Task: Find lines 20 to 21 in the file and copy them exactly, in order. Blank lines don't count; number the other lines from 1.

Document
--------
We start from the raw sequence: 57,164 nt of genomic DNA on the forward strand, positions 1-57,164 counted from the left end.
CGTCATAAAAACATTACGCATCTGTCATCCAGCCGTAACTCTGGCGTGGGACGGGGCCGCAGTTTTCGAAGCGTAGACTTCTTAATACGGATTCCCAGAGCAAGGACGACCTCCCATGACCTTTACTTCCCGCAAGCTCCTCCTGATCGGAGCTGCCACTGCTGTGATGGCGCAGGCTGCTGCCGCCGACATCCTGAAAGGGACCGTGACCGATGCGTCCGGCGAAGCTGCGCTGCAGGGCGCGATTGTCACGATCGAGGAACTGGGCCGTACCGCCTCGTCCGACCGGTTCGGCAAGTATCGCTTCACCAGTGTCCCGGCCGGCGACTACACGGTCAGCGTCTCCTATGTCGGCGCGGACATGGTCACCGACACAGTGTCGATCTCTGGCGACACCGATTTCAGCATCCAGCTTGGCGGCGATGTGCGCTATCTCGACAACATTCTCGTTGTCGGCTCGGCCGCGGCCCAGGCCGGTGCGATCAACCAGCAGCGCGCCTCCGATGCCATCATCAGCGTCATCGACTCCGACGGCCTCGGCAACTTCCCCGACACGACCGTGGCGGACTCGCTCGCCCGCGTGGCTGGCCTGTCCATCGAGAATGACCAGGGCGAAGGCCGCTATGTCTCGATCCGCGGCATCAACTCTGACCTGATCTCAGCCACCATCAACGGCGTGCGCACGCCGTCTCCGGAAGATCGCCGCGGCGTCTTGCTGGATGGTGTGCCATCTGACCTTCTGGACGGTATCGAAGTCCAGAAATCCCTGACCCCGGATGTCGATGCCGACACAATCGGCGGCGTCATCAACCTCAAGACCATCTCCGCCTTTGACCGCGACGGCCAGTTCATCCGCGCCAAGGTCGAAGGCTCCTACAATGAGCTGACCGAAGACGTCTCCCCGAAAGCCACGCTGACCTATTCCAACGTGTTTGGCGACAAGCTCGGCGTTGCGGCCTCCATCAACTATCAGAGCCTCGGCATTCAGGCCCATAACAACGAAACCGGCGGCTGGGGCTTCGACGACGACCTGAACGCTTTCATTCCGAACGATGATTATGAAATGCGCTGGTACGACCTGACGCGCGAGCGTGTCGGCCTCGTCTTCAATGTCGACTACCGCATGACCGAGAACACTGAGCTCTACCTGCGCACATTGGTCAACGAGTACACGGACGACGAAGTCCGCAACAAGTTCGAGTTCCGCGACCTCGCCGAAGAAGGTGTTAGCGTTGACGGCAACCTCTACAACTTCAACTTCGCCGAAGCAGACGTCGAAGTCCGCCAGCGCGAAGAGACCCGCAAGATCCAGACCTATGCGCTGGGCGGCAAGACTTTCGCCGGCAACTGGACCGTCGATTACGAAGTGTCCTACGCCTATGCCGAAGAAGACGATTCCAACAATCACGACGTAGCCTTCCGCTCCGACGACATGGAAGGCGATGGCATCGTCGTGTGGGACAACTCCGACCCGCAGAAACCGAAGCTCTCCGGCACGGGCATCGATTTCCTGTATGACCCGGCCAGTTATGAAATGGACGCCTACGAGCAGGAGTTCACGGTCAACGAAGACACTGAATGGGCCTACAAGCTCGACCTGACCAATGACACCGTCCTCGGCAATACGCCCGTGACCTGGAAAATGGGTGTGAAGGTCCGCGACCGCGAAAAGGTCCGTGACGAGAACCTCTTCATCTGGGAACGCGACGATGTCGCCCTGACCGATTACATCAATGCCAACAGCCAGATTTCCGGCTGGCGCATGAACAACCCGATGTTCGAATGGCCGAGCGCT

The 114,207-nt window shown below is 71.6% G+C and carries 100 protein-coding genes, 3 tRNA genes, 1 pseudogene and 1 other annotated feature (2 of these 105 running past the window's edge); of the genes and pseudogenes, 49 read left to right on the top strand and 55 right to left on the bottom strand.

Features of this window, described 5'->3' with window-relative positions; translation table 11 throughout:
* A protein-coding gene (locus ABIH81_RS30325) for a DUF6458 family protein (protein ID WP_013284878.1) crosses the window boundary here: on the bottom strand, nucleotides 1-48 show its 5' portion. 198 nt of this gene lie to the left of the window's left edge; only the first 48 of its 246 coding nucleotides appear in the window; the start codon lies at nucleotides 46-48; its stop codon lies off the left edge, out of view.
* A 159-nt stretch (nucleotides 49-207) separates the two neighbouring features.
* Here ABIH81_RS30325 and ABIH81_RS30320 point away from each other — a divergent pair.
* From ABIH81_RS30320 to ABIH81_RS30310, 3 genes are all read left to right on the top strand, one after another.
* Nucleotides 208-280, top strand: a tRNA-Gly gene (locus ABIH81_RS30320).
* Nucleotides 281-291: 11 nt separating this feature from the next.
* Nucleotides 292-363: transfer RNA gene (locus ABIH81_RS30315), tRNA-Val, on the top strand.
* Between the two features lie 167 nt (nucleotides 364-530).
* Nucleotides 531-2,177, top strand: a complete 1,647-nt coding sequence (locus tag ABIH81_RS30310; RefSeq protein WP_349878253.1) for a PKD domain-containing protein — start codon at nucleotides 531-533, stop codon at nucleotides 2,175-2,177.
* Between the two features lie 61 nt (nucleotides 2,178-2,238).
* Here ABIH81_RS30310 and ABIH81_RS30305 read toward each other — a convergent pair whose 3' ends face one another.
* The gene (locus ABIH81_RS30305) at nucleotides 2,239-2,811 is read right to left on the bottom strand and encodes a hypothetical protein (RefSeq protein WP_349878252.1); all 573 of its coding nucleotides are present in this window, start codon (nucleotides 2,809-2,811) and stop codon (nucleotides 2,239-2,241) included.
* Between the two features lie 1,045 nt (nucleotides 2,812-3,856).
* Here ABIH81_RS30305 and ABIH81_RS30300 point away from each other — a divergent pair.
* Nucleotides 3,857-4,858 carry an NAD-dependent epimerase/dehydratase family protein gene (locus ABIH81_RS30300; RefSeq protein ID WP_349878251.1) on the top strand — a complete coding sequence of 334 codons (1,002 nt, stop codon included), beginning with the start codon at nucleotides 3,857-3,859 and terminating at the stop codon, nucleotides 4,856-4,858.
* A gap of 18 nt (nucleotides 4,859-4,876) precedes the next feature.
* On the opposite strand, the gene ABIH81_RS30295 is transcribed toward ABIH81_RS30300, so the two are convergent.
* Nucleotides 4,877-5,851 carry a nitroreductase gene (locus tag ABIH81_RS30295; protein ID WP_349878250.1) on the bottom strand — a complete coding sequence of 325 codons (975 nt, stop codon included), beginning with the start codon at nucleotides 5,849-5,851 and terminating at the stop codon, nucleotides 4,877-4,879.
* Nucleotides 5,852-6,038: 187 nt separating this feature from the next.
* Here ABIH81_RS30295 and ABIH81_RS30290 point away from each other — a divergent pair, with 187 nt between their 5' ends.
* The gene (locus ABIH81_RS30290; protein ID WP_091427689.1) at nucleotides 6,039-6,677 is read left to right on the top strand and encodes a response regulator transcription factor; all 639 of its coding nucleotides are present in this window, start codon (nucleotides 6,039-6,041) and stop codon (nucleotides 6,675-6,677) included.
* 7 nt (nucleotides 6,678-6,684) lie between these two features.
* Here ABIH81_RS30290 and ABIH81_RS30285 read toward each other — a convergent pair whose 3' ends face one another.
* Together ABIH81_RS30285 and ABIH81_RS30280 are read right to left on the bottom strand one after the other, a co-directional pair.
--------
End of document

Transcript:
* A gap of 18 nt (nucleotides 4,859-4,876) precedes the next feature.
* On the opposite strand, the gene ABIH81_RS30295 is transcribed toward ABIH81_RS30300, so the two are convergent.